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HomeBusinessFact Sheet: U.S.-Singapore Shared Principles and Collaboration on Artificial Intelligence

Fact Sheet: U.S.-Singapore Shared Principles and Collaboration on Artificial Intelligence

SINGAPORE – On June 5, 2024, U.S. Secretary of Commerce Raimondo and Singapore Minister for Communications and Information Josephine Teo co-led a Roundtable on Artificial Intelligence (AI) with U.S. and Singapore companies and government officials. The Roundtable underscored the importance of the close and long-standing relationship between the United States and Singapore, which has grown to include close economic cooperation on digital issues.

This bilaterally coordinated fact sheet reflects the two countries’ shared interest in deepening our cooperation in critical and emerging technologies (CET). It provides an overview of shared principles and objectives related to AI, as well as plans for future collaboration between the U.S. Department of Commerce (Commerce) and Singapore’s Ministry of Communications and Information (MCI).  

We believe that the rise of AI, including generative AI, brings with it new and developing opportunities, including the ability to enhance economic and social welfare and digital inclusion, to accelerate and advance socially beneficial research and scientific discovery, to support more competitive and environmentally sustainable economic growth, and to promote fair and competitive markets. Our two governments recognize the tremendous potential of AI for good, including for the advancement of environmental sustainability, education, and healthcare. Anchored by the extensive and robust economic linkages between our countries, whereby nearly 6,000 U.S. companies currently operate in Singapore and bilateral trade supports nearly 250,000 jobs across the United States, our private sectors have also invested significantly in AI. Technology spending in Singapore reached 22 billion Singapore Dollars (SGD), the equivalent of USD 16.3 billion in 2023, with the United States being the top foreign investor. In recognition of this, U.S. companies’ existing and committed capital investments in AI over the next few years, in partnership with Singapore players in the local ecosystem, exceed SGD 50 billion (USD 37 billion). U.S. companies are making investments in Singapore’s local workforce, infrastructure, and R&D, including through establishing AI Centers of Excellence in line with Singapore’s National AI Strategy 2.0. In addition, companies on both sides have committed to partnering to raise the AI capabilities of over 130,000 workers in Singapore, building on the strong support which U.S. companies have already provided for the TechSkills Accelerator (TeSA), Singapore’s national tech upskilling initiative.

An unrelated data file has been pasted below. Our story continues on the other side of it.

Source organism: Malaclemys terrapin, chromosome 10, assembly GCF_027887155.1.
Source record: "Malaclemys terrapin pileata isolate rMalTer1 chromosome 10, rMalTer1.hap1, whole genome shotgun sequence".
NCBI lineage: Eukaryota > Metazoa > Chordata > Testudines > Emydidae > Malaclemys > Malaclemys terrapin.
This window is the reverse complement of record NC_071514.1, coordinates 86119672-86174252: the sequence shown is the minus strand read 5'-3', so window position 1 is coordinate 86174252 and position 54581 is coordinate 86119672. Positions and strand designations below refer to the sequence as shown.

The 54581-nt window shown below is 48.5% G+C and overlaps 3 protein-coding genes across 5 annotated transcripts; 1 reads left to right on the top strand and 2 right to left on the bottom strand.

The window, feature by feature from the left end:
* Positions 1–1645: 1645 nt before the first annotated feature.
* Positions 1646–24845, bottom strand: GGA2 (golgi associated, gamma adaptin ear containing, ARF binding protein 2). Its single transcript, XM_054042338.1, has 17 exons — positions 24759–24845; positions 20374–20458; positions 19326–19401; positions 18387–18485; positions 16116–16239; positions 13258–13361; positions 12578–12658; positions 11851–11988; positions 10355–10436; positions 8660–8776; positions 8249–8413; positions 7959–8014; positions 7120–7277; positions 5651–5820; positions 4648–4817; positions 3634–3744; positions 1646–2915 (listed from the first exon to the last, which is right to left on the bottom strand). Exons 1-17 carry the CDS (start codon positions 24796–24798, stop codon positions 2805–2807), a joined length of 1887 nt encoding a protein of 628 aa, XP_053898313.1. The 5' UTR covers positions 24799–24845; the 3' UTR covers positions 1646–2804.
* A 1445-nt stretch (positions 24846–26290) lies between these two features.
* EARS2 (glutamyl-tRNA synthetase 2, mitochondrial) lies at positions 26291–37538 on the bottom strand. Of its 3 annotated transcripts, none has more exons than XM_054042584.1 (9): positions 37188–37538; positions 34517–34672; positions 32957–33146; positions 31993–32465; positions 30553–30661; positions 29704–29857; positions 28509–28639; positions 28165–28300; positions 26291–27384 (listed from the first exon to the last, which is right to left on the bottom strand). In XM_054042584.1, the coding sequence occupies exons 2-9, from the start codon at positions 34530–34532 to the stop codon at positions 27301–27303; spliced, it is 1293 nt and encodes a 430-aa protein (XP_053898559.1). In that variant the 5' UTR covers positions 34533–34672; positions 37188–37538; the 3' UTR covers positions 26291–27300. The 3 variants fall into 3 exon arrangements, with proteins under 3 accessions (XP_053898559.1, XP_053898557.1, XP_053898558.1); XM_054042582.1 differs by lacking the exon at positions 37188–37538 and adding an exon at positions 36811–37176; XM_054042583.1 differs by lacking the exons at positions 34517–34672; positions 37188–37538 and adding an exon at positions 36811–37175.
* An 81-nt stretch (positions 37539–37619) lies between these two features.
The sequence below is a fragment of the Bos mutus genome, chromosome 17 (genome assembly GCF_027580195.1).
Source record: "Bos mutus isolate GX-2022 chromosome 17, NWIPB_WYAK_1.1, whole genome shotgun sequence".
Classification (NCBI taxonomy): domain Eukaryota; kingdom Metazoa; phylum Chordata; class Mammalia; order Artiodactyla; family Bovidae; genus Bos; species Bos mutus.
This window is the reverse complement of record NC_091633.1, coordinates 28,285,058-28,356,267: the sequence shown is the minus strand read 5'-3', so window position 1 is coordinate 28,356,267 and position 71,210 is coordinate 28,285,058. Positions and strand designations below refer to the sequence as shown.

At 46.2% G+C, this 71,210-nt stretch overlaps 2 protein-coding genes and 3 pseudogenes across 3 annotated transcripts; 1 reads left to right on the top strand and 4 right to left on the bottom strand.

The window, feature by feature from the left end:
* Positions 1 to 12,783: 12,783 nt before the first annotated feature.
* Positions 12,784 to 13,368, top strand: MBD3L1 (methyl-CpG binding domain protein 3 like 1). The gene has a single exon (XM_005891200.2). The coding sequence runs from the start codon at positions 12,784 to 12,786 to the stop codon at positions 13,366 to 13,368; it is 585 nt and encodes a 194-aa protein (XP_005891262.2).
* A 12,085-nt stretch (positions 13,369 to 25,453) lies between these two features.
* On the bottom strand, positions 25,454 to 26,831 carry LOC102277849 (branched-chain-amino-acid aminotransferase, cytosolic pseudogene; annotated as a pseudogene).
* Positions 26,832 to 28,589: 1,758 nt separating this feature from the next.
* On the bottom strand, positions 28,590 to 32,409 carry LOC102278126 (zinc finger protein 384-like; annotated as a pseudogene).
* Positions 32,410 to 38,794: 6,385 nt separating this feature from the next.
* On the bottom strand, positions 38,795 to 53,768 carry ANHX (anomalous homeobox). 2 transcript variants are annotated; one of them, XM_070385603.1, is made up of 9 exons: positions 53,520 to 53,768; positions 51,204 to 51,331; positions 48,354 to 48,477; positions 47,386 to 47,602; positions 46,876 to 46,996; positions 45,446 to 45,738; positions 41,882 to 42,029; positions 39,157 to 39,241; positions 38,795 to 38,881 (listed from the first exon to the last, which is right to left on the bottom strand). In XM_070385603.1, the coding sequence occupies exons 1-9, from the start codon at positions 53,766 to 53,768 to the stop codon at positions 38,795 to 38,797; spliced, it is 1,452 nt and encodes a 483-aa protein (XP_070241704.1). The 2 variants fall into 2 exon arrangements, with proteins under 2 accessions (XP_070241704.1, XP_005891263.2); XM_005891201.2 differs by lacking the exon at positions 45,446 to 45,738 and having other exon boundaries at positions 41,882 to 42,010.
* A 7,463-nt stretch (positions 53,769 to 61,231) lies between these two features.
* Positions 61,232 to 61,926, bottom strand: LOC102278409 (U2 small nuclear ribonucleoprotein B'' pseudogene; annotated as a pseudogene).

At the same time, the United States and Singapore also recognize the need to mitigate the challenges that come with the rapid, global proliferation of AI. To fully realize AI’s benefits, Commerce and MCI have thus overseen the development of new frameworks—the AI Risk Management Framework, developed by the U.S. National Institute of Standards and Technology (NIST) at Commerce, and AI Verify, developed by the Singapore Infocomm Media Development Authority (IMDA) at MCI—for the safe, secure, and trustworthy development, deployment, and evaluation of AI technologies; and the two sides have also completed a mapping exercise between the two frameworks. Both sides recognize that the testing and evaluation of AI technologies should take into account trustworthiness considerations that can support the objectives of AI governance frameworks. We believe AI governance should also take into consideration relevant international standards and internationally recognized principles and guidelines, including those on explainability, transparency, accountability, fairness, inclusivity, robustness, reproducibility, security, safety, data governance, human-AI configuration, inclusive growth, and societal and environmental well-being.